Kestrel Instruments Support & FAQs

KestrelMet 6000 Barometric Pressure Accuracy, Calculations, & CWOP MADIS Checks

Every KestrelMet weather station is checked against a precision NIST-traceable reference pressure sensor in our manufacturing process at the Boothwyn PA plant, and the pressure sensors that we use in the KestrelMet 6000 exhibit minimal drift over the 2-year warranty period. For these reasons, we have not engineered a pressure calibration interface for the KestrelMet 6000.

To compare pressure conditions from one location to another, meteorologists correct pressure to sea-level conditions. Because the air pressure decreases as you rise in altitude, the sea-level corrected pressure (the pressure your location would be at if located at sea-level) is generally higher than your measured pressure.

Thus, your absolute pressure may read 28.62 inHg (969 mb) at an altitude of 1000 feet (305 m), but the relative pressure is 30.00 inHg (1016 mb).

The standard sea-level pressure is 29.92 inHg (1013 mb). This is the average sea-level pressure around the world. Relative pressure measurements greater than 29.92 inHg (1013 mb) are considered high pressure and relative pressure measurements less than 29.92 inHg are considered low pressure.

The pressure measurement displayed on AWN is relative pressure. To determine the relative pressure for your location, AWN locates an official reporting station near you, and sets your weather station relative pressure calculation parameters to match the official reporting station. Note that absolute pressure and relative pressure are both included when station data is downloaded.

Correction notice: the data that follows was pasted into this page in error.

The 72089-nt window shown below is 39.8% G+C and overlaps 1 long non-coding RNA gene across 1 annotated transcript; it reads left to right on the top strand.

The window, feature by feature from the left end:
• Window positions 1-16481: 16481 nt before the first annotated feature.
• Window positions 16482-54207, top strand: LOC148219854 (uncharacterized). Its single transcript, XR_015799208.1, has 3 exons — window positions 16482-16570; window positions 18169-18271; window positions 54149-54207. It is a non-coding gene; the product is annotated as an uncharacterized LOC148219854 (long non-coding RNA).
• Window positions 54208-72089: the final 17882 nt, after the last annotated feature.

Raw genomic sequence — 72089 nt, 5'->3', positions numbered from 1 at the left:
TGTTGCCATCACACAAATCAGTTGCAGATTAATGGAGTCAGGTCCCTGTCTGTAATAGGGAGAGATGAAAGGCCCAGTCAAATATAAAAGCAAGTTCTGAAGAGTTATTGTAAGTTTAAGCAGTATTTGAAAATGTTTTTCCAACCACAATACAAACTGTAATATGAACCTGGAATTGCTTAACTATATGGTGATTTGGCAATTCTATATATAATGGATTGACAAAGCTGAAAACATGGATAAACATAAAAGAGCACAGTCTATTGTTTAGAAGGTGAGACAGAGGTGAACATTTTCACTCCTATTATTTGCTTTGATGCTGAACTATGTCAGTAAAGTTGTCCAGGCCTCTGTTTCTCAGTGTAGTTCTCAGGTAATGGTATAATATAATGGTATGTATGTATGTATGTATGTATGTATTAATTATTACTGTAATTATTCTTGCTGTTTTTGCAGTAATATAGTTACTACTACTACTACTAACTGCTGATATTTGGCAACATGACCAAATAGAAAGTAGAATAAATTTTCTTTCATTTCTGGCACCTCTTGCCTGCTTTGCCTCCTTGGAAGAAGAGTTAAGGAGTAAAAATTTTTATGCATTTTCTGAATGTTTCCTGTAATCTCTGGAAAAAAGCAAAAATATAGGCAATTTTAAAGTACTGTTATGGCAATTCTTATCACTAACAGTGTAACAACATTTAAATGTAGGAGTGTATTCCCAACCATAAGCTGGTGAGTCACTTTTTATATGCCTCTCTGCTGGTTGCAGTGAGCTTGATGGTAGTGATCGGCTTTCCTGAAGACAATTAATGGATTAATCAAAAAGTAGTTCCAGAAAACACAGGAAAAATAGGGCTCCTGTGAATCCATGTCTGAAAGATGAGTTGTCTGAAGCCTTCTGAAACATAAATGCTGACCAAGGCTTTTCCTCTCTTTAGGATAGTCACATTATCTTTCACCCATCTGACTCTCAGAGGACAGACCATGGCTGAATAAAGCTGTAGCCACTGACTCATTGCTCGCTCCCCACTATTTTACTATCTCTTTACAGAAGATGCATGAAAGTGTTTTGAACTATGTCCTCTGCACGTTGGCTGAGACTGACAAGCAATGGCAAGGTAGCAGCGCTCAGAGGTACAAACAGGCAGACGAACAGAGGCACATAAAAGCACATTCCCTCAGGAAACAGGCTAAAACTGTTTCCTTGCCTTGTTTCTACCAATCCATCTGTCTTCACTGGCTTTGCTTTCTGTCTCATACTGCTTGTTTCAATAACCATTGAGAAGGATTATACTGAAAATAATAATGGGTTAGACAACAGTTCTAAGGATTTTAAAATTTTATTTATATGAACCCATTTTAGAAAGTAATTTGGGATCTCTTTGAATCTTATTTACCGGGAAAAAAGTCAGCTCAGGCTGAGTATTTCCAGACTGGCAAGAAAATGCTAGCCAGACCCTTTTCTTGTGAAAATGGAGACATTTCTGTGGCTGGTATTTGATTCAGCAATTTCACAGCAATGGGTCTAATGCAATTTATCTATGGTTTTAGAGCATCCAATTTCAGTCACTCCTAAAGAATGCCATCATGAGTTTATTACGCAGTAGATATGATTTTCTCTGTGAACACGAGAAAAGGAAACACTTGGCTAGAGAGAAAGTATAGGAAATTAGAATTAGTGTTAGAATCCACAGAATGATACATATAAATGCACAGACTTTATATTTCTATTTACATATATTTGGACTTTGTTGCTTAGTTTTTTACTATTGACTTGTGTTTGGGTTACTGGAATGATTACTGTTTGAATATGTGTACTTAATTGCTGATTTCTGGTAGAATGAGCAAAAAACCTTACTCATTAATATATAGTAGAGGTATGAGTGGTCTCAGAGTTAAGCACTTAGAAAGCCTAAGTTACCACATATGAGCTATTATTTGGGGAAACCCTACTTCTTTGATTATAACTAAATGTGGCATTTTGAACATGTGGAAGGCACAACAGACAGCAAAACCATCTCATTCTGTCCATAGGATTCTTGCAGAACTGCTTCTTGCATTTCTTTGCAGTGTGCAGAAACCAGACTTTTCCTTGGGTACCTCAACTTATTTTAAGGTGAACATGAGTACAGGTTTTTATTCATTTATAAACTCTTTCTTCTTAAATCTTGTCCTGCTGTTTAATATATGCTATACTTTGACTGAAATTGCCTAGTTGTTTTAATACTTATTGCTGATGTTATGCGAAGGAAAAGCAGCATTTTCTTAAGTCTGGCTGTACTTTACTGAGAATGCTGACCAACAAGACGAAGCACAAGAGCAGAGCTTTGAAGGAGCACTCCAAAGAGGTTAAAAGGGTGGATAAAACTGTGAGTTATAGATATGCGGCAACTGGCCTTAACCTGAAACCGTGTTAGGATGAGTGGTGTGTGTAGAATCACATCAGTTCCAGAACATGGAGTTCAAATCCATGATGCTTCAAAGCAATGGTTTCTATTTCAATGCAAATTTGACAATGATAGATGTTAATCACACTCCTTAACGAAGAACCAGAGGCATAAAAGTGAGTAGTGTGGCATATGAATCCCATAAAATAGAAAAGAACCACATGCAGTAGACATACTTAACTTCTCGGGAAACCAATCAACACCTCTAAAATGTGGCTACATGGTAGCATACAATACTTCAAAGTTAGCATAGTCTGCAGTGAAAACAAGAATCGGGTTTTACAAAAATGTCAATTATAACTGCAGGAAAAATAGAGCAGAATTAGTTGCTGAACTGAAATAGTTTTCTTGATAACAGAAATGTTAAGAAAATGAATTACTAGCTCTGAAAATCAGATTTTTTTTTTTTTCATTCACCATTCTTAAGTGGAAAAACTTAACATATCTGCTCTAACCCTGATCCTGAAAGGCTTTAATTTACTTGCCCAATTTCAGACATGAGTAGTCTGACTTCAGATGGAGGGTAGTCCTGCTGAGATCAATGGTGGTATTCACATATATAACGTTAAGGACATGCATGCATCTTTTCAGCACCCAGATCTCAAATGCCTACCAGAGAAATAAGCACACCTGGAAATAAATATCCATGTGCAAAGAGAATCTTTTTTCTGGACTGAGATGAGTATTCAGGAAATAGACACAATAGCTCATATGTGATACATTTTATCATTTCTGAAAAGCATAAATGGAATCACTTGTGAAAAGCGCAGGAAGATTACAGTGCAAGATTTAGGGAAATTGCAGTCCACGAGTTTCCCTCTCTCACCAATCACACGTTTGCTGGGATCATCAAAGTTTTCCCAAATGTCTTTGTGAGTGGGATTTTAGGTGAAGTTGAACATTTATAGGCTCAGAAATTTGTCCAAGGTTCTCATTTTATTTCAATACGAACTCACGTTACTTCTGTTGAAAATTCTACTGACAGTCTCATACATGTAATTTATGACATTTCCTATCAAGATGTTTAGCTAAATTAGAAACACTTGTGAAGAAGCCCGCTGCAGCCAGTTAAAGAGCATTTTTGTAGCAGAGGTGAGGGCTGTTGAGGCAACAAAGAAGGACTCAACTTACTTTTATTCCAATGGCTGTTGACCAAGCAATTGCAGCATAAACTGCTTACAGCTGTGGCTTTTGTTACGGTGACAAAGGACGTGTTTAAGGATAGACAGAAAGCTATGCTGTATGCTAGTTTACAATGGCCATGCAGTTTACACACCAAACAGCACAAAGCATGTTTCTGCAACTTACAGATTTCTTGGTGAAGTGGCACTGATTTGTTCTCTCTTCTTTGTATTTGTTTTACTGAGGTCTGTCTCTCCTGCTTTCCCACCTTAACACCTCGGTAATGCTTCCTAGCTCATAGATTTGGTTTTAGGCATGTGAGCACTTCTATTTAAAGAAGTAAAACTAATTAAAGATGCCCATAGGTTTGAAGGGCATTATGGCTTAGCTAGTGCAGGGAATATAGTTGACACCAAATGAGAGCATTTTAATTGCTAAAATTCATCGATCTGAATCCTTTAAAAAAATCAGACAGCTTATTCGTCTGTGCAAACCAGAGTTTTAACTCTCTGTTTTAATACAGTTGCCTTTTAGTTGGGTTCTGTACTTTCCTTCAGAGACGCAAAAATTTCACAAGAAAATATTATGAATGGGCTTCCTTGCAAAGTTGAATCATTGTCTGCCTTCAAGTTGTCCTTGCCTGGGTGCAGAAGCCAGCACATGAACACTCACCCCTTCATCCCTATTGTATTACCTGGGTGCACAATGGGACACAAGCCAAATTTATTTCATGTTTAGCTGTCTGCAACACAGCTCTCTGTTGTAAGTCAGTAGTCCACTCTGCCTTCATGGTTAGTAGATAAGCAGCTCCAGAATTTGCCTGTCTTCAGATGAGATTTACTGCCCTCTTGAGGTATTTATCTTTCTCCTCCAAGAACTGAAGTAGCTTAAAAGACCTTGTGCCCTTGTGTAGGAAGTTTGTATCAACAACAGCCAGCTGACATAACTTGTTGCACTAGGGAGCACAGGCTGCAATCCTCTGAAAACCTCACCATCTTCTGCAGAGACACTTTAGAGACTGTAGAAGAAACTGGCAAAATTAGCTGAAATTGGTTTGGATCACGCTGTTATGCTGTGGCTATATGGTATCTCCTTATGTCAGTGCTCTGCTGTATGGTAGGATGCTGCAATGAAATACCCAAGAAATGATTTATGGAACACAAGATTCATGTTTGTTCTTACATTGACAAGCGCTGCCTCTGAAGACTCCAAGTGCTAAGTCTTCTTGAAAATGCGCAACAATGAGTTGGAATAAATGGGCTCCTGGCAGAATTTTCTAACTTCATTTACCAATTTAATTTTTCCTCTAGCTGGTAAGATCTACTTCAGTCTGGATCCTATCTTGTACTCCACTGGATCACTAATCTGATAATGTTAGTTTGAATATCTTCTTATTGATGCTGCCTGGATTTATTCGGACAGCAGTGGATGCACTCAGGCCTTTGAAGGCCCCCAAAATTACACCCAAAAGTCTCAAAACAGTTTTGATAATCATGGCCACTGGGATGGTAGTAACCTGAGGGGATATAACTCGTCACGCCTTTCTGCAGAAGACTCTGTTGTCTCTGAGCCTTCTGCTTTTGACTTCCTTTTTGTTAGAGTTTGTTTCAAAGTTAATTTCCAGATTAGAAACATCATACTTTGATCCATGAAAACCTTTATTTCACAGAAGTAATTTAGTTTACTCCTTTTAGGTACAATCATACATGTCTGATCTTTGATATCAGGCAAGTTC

Pressure details for CWOP MADIS L3 spatial failures:

Based on experience, MADIS failures come and go and are not necessarily an indicator that there is anything out of calibration, especially when barometric pressure is the measurement in question. For MADIS L3 spatial failures, it is very unlikely that your pressure sensor is the cause. This forum thread provides some useful perspectives on the L3 spatial failure, including one user who tried recalibrating their pressure sensor seasonally in an attempt to make the L3 error go away:

If you have already confirmed that you are sending the correct altitude to CWOP, then it may be one of the nearby stations that is causing the L3 error. Alternatively, you could try changing the altitude in the CWOP interface which will effectively adjust the relative pressure calculated by CWOP.